Cold Comfort Farm

“Well,’ said Mrs Smiling, ‘it sounds an appalling place, but in a different way from all the others. I mean, it does sound interesting and appalling, while the others just sound appalling.”

-Stella Gibbons, Cold Comfort Farm

I once went through this weird phase where I wanted to be a gentleman farmer. I spent countless hours researching heirloom crops to grow and obscure breeds of animals to raise. I romanticized the agrarian lifestyle; always picturing myself leaning on a fence looking out at a pasture of sheep or goats. I thought there was no better life of freedom or satisfaction – at the end of the day I could kiss Christina, eat apple pie, and read the Bible to my 10 children. In an attempt to test the waters of farming, I convinced my parents to put a garden in the backyard. To make the long story short, I dreaded watering and weeding the stupid thing and when something did finally grow, a wild beast ate it before I could gain any tangible satisfaction.

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After that failed attempt at farming, I put my rural dreams to the side and took up a much more suitable occupation – reading books and writing obscure blog posts. Every now and again the dream resurfaces of eating pie while staring at my goats but Christina usually squashes them with an impersonation of myself during the aforementioned gardening days…”(in an old man voice) Oh, my backkkkk, I fricking hate bending over, I need a chair to sit down to get these things out.” This precarious relationship with agriculture framed my mindset while reading the 1932 classic Cold Comfort Farm by Stella Gibbons – a parody of the rural novels from 19th century England. Suffice it to say it motivated new Google searches for “how to garden in a wheelchair.”

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The title of Cold Comfort Farm is named after the main farm in the book and paints the picture of natural beauty while simultaneously highlighting the backwardness of rural England. The main character, Flora, comes to the farm to essentially mooch off her relatives with free room and board. Her relatives, the Strakadders, are best described as Sussex hillbillies who are superstitious, uneducated, and set in their ways – even though their ways make zero sense. Flora spends the book, in a quite hilarious manner, fixing the Strakadders problems, and facilitating them to lead better lives. At first, it is slow going, but with finesse and humor, Flora helps each member to truly blossom to their full potential.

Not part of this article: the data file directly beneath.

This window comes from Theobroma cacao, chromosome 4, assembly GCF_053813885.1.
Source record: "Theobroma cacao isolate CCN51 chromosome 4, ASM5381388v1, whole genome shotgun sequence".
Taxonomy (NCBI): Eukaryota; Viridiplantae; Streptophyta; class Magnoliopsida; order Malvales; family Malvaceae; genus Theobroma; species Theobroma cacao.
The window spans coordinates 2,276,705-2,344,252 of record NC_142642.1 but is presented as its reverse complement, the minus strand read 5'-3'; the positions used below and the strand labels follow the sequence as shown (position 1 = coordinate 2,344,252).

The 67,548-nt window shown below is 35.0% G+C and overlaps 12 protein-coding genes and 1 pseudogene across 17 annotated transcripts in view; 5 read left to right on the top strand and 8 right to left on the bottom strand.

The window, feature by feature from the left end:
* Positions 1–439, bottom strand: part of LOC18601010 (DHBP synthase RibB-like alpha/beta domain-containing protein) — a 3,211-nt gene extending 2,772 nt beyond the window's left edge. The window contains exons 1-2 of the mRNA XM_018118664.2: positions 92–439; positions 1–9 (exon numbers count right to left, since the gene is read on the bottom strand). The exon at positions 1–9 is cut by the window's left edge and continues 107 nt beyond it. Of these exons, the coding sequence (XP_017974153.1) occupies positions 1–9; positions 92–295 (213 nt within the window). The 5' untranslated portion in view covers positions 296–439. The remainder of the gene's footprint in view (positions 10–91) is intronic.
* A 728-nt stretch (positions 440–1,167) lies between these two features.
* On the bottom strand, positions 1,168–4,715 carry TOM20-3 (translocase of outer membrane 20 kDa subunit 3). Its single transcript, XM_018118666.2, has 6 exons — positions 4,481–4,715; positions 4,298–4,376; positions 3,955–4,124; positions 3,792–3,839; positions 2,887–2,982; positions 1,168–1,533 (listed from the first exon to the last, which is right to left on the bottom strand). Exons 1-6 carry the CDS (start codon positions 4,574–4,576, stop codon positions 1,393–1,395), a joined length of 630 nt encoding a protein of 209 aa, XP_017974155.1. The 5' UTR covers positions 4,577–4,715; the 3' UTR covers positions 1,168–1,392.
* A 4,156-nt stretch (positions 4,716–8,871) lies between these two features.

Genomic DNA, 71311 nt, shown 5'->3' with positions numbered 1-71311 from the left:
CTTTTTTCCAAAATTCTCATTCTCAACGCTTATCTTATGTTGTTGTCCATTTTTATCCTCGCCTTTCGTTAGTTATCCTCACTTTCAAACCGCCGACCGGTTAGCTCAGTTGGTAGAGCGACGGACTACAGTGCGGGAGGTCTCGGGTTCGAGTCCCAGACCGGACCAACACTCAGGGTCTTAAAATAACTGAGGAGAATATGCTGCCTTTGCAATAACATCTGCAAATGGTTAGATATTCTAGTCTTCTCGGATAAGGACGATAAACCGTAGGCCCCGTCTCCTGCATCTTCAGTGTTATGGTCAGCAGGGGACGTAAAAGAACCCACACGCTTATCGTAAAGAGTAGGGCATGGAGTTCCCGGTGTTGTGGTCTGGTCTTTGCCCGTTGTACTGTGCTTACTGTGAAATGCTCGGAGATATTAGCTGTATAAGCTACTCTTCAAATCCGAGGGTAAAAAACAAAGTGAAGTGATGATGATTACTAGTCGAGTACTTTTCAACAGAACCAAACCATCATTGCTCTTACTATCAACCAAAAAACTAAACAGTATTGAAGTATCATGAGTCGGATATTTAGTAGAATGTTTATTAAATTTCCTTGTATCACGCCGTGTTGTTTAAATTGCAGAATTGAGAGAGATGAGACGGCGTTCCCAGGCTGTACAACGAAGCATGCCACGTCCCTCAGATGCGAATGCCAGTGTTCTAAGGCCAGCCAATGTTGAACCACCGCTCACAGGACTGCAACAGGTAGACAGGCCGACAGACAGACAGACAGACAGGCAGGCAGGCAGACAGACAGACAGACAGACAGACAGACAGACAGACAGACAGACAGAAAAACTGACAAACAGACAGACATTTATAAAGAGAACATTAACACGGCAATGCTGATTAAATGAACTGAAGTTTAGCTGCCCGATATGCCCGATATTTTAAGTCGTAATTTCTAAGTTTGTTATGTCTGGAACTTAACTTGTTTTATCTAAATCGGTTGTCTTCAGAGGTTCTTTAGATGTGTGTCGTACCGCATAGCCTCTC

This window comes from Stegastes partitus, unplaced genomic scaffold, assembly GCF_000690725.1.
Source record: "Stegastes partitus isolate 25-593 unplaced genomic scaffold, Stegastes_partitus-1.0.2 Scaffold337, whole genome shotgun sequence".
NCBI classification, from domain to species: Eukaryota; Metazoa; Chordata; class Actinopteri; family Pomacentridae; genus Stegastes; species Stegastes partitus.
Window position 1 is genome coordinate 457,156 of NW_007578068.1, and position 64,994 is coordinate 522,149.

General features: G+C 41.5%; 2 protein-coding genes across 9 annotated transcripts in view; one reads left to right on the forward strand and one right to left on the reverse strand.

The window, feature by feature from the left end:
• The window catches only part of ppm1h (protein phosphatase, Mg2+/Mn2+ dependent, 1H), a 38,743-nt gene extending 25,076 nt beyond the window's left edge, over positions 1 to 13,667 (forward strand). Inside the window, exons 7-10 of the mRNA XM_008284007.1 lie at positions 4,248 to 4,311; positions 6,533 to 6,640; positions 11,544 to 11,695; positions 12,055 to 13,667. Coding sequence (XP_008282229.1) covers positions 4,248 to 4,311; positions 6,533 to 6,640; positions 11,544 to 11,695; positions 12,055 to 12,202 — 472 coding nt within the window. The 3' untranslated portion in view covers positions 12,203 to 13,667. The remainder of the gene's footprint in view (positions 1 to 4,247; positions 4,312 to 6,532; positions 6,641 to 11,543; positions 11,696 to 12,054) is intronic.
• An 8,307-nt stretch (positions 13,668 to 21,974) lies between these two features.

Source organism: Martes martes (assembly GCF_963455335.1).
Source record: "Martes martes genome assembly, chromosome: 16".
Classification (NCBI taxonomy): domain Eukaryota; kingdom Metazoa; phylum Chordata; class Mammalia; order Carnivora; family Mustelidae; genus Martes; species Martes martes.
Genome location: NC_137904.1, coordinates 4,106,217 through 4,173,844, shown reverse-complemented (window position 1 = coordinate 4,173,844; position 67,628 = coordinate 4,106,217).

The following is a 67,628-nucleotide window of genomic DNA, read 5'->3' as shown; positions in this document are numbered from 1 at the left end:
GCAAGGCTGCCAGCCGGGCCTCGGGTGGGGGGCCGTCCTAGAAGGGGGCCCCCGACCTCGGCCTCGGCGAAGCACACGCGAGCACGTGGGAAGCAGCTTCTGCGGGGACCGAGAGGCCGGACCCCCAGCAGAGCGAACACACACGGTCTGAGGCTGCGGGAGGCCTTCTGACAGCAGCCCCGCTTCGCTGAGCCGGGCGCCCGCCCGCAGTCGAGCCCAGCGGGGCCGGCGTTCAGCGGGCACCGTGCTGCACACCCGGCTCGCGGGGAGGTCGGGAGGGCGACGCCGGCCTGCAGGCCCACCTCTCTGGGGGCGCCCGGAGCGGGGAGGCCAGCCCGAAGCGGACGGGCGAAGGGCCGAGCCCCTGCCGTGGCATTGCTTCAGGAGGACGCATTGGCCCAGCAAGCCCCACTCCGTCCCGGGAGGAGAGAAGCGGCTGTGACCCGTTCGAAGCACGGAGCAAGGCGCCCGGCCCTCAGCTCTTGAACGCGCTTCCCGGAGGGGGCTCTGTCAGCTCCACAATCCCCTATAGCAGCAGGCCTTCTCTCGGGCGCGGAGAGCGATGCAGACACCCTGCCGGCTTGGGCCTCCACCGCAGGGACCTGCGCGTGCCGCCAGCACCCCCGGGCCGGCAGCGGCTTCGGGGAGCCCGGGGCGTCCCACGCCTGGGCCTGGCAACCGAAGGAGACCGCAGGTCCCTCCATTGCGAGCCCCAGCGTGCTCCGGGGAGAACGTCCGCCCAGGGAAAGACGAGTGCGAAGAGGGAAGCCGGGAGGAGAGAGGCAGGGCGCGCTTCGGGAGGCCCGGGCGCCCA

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This novel is meant to show that no person is irredeemable and that the countryside not only has beautiful landscape but also beautiful people. England at the time was still quite pretentious when it came to class differences and Cold Comfort Farm is a direct attack on the negative attributes of the “stiff upper lip.”  It is not that Flora tries to change the Strakadders into pompous-city folk but rather helps them see their skills in a new light – leading them in the first steps towards their lifelong dreams. Many times we judge others who live differently and we try to change them to be reflections of ourselves; like a farmer trying to coerce me to weed when I am just more suited for Wikipedia.  In a world rife with division – Republican/Democrat, Rural/City, North/South, Black/White – we need to be reminded of this more than ever.

 

Made in Brazil-Paulo Coelho